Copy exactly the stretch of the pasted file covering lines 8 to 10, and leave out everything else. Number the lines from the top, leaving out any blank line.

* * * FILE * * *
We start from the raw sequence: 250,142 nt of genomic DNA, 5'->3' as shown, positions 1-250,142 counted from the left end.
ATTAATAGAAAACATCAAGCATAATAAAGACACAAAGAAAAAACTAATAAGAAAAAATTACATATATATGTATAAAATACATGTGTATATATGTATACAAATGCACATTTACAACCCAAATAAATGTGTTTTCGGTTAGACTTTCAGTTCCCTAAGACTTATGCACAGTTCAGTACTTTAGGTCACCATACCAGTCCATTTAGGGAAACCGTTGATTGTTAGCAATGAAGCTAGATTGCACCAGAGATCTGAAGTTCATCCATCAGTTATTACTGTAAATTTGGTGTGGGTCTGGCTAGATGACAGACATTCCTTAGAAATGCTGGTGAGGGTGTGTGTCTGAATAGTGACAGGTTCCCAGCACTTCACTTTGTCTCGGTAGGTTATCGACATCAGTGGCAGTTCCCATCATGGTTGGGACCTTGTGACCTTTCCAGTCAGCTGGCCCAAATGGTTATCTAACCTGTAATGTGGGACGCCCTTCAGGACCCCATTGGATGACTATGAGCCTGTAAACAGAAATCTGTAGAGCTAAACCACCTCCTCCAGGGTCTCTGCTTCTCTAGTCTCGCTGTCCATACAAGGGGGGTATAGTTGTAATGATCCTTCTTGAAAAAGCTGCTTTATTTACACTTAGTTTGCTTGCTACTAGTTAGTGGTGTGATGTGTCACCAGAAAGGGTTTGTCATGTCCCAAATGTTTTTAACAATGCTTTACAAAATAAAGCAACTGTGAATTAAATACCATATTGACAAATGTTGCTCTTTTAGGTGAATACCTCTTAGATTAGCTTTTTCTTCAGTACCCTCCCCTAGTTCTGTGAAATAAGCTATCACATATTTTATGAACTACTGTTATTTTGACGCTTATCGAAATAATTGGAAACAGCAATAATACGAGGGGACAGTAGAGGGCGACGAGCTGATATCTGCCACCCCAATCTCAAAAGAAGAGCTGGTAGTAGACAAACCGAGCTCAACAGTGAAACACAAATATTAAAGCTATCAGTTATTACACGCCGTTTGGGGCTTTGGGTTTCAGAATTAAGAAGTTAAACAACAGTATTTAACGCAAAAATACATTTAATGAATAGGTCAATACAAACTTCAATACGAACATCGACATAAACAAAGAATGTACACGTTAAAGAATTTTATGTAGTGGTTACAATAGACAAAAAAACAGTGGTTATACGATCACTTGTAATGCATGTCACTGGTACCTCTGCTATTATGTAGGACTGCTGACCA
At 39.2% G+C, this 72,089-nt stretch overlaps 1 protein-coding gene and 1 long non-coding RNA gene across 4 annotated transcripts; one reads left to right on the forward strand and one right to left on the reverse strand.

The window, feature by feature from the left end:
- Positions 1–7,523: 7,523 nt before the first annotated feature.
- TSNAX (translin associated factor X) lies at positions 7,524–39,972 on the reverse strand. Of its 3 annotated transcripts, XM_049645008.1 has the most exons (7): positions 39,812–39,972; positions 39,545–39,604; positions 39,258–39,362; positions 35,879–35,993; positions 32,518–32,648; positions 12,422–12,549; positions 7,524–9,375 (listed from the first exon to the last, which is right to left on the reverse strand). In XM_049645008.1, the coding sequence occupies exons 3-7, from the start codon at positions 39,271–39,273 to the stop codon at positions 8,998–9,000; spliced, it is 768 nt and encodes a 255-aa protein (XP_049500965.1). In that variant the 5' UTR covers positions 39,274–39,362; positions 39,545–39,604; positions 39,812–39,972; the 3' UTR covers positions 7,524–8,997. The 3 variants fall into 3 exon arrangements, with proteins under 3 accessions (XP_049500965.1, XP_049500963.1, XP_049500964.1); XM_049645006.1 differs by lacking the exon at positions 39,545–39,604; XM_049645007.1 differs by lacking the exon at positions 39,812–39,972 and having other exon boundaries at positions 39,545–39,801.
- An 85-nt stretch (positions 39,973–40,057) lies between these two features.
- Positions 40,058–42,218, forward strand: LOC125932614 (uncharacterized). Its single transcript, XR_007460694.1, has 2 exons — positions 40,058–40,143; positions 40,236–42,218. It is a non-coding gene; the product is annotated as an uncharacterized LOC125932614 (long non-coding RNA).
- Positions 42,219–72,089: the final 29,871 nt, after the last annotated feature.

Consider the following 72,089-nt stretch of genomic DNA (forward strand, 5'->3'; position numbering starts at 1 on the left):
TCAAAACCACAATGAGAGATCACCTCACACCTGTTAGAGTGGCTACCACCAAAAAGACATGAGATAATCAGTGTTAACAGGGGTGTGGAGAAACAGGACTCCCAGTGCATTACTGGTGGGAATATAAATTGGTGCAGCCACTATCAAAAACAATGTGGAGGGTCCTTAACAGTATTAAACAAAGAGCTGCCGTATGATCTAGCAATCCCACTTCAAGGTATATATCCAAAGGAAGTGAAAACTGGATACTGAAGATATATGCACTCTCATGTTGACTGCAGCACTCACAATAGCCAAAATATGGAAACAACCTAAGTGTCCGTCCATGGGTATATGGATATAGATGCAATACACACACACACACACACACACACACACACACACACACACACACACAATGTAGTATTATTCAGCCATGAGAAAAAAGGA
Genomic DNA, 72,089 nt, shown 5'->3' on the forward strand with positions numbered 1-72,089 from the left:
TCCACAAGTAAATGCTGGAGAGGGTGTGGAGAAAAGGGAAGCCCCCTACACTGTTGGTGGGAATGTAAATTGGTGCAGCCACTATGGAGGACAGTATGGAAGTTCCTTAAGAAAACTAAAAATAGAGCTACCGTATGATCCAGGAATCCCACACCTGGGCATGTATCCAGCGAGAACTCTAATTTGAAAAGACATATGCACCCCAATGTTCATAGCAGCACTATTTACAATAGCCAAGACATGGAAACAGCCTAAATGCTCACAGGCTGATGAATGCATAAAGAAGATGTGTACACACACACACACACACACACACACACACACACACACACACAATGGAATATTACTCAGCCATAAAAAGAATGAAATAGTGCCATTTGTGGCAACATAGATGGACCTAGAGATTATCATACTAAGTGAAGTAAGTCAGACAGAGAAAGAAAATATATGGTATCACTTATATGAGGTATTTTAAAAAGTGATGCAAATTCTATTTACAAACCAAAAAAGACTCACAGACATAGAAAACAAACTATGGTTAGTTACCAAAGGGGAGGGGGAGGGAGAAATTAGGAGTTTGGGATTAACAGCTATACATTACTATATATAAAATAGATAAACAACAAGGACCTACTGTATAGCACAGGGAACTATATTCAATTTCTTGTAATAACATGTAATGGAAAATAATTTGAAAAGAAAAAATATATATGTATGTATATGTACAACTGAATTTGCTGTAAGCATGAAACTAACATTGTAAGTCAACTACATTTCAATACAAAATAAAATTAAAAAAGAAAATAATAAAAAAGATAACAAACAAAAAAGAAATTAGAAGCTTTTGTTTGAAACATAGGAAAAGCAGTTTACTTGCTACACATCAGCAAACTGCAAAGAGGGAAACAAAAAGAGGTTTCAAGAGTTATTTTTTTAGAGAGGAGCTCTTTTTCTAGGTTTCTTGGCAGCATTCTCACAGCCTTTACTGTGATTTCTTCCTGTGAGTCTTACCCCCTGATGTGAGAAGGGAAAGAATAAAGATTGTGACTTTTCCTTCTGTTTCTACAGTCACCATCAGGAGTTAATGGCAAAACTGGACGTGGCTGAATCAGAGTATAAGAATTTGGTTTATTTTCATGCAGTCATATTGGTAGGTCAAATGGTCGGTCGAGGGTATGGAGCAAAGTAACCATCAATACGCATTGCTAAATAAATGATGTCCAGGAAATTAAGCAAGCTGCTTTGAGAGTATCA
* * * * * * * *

- Positions 40,058–42,218, forward strand: LOC125932614 (uncharacterized). Its single transcript, XR_007460694.1, has 2 exons — positions 40,058–40,143; positions 40,236–42,218. It is a non-coding gene; the product is annotated as an uncharacterized LOC125932614 (long non-coding RNA).
- Positions 42,219–72,089: the final 29,871 nt, after the last annotated feature.

Consider the following 72,089-nt stretch of genomic DNA (forward strand, 5'->3'; position numbering starts at 1 on the left):